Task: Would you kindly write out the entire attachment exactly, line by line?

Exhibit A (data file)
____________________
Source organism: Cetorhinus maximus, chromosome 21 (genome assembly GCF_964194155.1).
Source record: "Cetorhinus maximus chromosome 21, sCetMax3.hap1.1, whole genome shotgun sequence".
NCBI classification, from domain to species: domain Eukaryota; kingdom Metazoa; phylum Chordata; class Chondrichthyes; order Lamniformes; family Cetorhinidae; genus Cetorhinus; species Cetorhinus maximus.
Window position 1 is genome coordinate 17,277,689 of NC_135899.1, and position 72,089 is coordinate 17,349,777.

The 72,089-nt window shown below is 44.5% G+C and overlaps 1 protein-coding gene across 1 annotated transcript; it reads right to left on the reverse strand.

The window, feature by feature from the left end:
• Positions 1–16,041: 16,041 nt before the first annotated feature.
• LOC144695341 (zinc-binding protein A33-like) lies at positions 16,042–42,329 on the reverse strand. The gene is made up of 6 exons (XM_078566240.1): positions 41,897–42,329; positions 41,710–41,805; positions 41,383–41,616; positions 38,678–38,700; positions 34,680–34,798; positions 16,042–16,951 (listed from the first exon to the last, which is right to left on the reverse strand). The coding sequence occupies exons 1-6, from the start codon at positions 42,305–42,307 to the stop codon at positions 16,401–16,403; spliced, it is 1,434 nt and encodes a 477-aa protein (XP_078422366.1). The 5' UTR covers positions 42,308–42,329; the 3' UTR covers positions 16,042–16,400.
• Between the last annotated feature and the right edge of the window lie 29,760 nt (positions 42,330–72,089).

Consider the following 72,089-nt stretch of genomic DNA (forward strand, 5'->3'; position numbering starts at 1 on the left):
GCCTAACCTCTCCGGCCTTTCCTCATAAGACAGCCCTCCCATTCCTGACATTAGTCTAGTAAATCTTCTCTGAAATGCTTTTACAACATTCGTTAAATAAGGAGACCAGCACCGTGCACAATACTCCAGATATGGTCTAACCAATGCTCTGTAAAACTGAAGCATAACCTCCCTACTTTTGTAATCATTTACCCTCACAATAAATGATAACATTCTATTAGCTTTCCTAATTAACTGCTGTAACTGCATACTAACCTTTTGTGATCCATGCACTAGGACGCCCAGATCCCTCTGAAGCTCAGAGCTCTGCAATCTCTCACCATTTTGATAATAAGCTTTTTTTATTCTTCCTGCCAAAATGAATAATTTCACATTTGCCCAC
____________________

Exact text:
Source organism: Cetorhinus maximus, chromosome 21 (genome assembly GCF_964194155.1).
Source record: "Cetorhinus maximus chromosome 21, sCetMax3.hap1.1, whole genome shotgun sequence".
NCBI classification, from domain to species: domain Eukaryota; kingdom Metazoa; phylum Chordata; class Chondrichthyes; order Lamniformes; family Cetorhinidae; genus Cetorhinus; species Cetorhinus maximus.
Window position 1 is genome coordinate 17,277,689 of NC_135899.1, and position 72,089 is coordinate 17,349,777.

The 72,089-nt window shown below is 44.5% G+C and overlaps 1 protein-coding gene across 1 annotated transcript; it reads right to left on the reverse strand.

The window, feature by feature from the left end:
• Positions 1–16,041: 16,041 nt before the first annotated feature.
• LOC144695341 (zinc-binding protein A33-like) lies at positions 16,042–42,329 on the reverse strand. The gene is made up of 6 exons (XM_078566240.1): positions 41,897–42,329; positions 41,710–41,805; positions 41,383–41,616; positions 38,678–38,700; positions 34,680–34,798; positions 16,042–16,951 (listed from the first exon to the last, which is right to left on the reverse strand). The coding sequence occupies exons 1-6, from the start codon at positions 42,305–42,307 to the stop codon at positions 16,401–16,403; spliced, it is 1,434 nt and encodes a 477-aa protein (XP_078422366.1). The 5' UTR covers positions 42,308–42,329; the 3' UTR covers positions 16,042–16,400.
• Between the last annotated feature and the right edge of the window lie 29,760 nt (positions 42,330–72,089).

Consider the following 72,089-nt stretch of genomic DNA (forward strand, 5'->3'; position numbering starts at 1 on the left):
GCCTAACCTCTCCGGCCTTTCCTCATAAGACAGCCCTCCCATTCCTGACATTAGTCTAGTAAATCTTCTCTGAAATGCTTTTACAACATTCGTTAAATAAGGAGACCAGCACCGTGCACAATACTCCAGATATGGTCTAACCAATGCTCTGTAAAACTGAAGCATAACCTCCCTACTTTTGTAATCATTTACCCTCACAATAAATGATAACATTCTATTAGCTTTCCTAATTAACTGCTGTAACTGCATACTAACCTTTTGTGATCCATGCACTAGGACGCCCAGATCCCTCTGAAGCTCAGAGCTCTGCAATCTCTCACCATTTTGATAATAAGCTTTTTTTATTCTTCCTGCCAAAATGAATAATTTCACATTTGCCCAC